NOAA Guidance for Considering the Use of Living Shorelines

The “Guidance for Considering the Use of Living Shorelines,” developed by the National Oceanic and Atmospheric Administration (NOAA) Living Shorelines Workgroup, represents an agency-wide effort to encourage the use of living shorelines as a shoreline stabilization technique along sheltered coasts. The report describes NOAA’s living shorelines guiding principles and how to navigate NOAA’s potential regulatory and programmatic roles in living shorelines project planning. This guidance also provides a conceptual framework of 12 questions to help NOAA and their partners when planning a shoreline stabilization effort.

This guidance is intended for NOAA staff and partners considering the use of living shorelines across the country. The information provided should be a starting place for understanding NOAA’s roles in living shoreline planning, research, and implementation and for determining whether a living shoreline is appropriate to address shoreline erosion. This may be useful background for those looking to implement a living shoreline at a particular site, but is not a guidance document with design specifications for building a living shoreline.

As described by NOAA, “living shoreline” is a broad term that encompasses a range of shoreline stabilization techniques. While methods may vary, a living shoreline generally incorporates vegetation or other living, natural “soft” elements. These can be used alone or in combination with harder shoreline structures, like oyster reefs or rocks, for added stability. Living shorelines can preserve and improve habitats and their ecosystem services at the land-water interface. Living shorelines reduce erosion while providing habitat value while simultaneously enhancing coastal community resilience by providing additional social, economic, and ecological benefits.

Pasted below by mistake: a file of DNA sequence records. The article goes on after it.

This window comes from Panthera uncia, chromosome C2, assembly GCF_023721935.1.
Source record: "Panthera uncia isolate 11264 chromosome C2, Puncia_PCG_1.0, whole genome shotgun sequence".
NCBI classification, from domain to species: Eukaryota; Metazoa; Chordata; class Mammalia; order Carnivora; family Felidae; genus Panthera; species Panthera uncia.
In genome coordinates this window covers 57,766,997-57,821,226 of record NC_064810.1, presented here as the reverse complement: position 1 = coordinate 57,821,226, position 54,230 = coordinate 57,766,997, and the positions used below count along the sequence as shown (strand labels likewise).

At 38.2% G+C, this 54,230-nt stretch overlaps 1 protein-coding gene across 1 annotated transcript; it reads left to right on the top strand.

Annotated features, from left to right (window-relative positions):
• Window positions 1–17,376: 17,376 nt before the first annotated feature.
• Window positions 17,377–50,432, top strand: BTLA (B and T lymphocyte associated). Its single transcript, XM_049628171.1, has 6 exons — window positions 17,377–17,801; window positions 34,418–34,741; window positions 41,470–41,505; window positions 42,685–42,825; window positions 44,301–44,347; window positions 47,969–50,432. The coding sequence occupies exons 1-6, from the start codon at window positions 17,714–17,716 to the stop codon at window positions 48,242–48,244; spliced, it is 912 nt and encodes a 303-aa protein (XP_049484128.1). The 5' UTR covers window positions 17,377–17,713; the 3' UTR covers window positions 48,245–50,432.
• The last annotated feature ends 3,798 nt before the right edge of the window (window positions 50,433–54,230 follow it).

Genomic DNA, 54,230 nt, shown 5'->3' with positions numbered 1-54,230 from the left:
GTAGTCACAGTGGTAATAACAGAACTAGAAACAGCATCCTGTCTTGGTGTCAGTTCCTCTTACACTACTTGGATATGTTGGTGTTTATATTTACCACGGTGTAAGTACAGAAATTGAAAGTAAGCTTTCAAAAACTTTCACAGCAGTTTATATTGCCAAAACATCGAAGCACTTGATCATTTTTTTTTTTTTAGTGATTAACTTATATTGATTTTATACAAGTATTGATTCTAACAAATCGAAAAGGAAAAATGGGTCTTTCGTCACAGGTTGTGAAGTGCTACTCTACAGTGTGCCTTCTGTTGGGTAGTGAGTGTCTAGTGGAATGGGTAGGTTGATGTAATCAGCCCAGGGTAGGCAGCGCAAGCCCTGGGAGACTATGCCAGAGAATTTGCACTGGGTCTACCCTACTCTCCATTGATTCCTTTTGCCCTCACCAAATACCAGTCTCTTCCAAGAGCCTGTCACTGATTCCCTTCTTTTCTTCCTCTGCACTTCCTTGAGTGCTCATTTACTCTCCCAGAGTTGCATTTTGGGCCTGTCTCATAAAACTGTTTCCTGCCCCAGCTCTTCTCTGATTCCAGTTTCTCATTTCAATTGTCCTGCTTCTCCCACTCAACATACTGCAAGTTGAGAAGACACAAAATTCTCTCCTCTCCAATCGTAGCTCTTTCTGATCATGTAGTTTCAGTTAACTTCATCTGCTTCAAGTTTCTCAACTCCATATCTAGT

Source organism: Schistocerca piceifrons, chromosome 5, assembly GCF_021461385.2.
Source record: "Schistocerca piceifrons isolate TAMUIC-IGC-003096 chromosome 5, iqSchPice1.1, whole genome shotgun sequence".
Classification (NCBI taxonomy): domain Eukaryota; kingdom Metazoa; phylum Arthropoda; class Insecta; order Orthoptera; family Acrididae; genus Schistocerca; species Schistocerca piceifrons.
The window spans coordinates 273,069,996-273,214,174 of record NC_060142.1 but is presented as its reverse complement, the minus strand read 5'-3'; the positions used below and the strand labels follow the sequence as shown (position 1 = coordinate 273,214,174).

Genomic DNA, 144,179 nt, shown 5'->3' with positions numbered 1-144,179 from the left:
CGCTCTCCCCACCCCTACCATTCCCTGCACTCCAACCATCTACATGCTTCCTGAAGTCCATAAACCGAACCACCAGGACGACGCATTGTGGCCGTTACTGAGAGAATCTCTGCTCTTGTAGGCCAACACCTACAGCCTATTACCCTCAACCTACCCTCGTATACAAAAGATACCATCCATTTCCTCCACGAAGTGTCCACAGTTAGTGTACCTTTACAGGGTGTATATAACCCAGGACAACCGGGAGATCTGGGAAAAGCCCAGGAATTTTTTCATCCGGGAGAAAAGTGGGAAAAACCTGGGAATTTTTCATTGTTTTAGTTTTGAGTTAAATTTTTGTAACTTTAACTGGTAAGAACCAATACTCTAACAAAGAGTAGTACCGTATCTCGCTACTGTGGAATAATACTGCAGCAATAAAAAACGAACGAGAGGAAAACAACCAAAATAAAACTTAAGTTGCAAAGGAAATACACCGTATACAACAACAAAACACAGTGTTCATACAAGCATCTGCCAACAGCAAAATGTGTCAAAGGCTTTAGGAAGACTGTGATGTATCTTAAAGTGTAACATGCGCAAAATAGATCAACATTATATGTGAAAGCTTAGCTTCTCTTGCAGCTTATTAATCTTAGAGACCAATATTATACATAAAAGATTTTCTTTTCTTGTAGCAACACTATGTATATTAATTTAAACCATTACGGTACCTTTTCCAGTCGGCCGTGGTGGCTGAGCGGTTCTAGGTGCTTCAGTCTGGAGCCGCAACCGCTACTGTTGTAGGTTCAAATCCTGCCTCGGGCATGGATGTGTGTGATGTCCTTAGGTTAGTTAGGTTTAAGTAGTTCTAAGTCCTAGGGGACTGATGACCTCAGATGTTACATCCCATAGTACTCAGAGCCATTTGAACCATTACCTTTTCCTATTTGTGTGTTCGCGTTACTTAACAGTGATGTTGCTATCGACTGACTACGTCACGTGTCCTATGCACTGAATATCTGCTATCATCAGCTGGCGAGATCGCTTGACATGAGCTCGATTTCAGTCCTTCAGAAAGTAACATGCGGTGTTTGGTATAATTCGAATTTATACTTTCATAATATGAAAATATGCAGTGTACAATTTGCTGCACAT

Policy considerations as outlined and answered in the report include:

  • What NOAA authorities need to be considered when identifying objectives for a living shoreline project site?
  • How should living shorelines project planning consider public access and other social contexts?
  • When does NOAA review, consult on, or permit living shoreline projects?
  • Can a living shorelines project be used as compensatory mitigation?
  • What types of support does NOAA provide for living shorelines?

Regarding NOAA’s support for living shorelines, NOAA offers support for three aspects: design and construction; research; and training, technical assistance, and policy development. The existence of ecologically valuable habitat associated with shoreline stabilization enhances the likelihood of funding from NOAA’s habitat-focused programs.


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Publication Date: October 28, 2015

Related Organizations:


  • Coastal
  • Land management and conservation

Resource Category:

Resource Types:

  • Best practice
  • Policy analysis/recommendations


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